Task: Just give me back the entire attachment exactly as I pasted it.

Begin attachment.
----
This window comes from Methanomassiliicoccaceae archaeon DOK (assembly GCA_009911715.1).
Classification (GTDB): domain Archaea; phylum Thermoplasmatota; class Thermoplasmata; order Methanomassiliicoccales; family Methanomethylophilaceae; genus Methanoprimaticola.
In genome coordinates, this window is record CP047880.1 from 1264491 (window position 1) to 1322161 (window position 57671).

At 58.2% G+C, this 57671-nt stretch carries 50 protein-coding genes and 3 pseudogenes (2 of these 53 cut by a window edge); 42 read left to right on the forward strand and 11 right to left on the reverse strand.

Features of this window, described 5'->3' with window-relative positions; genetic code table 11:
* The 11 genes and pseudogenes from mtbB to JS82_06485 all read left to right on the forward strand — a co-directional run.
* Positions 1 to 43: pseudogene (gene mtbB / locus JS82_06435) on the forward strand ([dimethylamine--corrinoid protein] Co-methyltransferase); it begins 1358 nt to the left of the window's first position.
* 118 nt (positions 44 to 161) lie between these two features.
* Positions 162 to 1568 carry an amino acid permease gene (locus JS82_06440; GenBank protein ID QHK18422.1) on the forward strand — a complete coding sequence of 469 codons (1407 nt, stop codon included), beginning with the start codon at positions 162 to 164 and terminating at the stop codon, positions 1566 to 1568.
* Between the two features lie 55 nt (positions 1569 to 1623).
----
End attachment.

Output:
This window comes from Methanomassiliicoccaceae archaeon DOK (assembly GCA_009911715.1).
Classification (GTDB): domain Archaea; phylum Thermoplasmatota; class Thermoplasmata; order Methanomassiliicoccales; family Methanomethylophilaceae; genus Methanoprimaticola.
In genome coordinates, this window is record CP047880.1 from 1264491 (window position 1) to 1322161 (window position 57671).

At 58.2% G+C, this 57671-nt stretch carries 50 protein-coding genes and 3 pseudogenes (2 of these 53 cut by a window edge); 42 read left to right on the forward strand and 11 right to left on the reverse strand.

Features of this window, described 5'->3' with window-relative positions; genetic code table 11:
* The 11 genes and pseudogenes from mtbB to JS82_06485 all read left to right on the forward strand — a co-directional run.
* Positions 1 to 43: pseudogene (gene mtbB / locus JS82_06435) on the forward strand ([dimethylamine--corrinoid protein] Co-methyltransferase); it begins 1358 nt to the left of the window's first position.
* 118 nt (positions 44 to 161) lie between these two features.
* Positions 162 to 1568 carry an amino acid permease gene (locus JS82_06440; GenBank protein ID QHK18422.1) on the forward strand — a complete coding sequence of 469 codons (1407 nt, stop codon included), beginning with the start codon at positions 162 to 164 and terminating at the stop codon, positions 1566 to 1568.
* Between the two features lie 55 nt (positions 1569 to 1623).